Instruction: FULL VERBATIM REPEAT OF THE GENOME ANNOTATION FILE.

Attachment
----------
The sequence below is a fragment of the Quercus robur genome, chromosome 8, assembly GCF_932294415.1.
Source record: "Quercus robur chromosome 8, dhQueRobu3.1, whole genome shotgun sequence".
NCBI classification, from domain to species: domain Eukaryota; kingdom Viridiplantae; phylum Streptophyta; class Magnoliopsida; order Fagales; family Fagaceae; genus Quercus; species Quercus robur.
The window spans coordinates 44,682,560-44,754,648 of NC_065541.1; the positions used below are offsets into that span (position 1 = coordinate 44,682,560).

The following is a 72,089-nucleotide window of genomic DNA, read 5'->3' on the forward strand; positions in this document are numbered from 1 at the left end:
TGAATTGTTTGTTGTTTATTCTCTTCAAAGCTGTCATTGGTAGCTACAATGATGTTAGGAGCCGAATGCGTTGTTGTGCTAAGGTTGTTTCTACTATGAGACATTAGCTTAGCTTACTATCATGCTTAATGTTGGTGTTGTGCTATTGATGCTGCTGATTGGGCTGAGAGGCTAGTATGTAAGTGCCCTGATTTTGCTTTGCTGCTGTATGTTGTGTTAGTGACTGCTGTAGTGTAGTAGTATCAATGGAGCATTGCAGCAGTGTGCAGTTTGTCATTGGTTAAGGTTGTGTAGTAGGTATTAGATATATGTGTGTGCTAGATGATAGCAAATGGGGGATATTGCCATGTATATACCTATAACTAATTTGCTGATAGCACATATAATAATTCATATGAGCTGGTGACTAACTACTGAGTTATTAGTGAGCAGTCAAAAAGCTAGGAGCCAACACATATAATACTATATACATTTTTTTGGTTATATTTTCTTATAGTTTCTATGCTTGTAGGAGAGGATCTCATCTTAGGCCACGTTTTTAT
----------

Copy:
The sequence below is a fragment of the Quercus robur genome, chromosome 8, assembly GCF_932294415.1.
Source record: "Quercus robur chromosome 8, dhQueRobu3.1, whole genome shotgun sequence".
NCBI classification, from domain to species: domain Eukaryota; kingdom Viridiplantae; phylum Streptophyta; class Magnoliopsida; order Fagales; family Fagaceae; genus Quercus; species Quercus robur.
The window spans coordinates 44,682,560-44,754,648 of NC_065541.1; the positions used below are offsets into that span (position 1 = coordinate 44,682,560).

The following is a 72,089-nucleotide window of genomic DNA, read 5'->3' on the forward strand; positions in this document are numbered from 1 at the left end:
TGAATTGTTTGTTGTTTATTCTCTTCAAAGCTGTCATTGGTAGCTACAATGATGTTAGGAGCCGAATGCGTTGTTGTGCTAAGGTTGTTTCTACTATGAGACATTAGCTTAGCTTACTATCATGCTTAATGTTGGTGTTGTGCTATTGATGCTGCTGATTGGGCTGAGAGGCTAGTATGTAAGTGCCCTGATTTTGCTTTGCTGCTGTATGTTGTGTTAGTGACTGCTGTAGTGTAGTAGTATCAATGGAGCATTGCAGCAGTGTGCAGTTTGTCATTGGTTAAGGTTGTGTAGTAGGTATTAGATATATGTGTGTGCTAGATGATAGCAAATGGGGGATATTGCCATGTATATACCTATAACTAATTTGCTGATAGCACATATAATAATTCATATGAGCTGGTGACTAACTACTGAGTTATTAGTGAGCAGTCAAAAAGCTAGGAGCCAACACATATAATACTATATACATTTTTTTGGTTATATTTTCTTATAGTTTCTATGCTTGTAGGAGAGGATCTCATCTTAGGCCACGTTTTTAT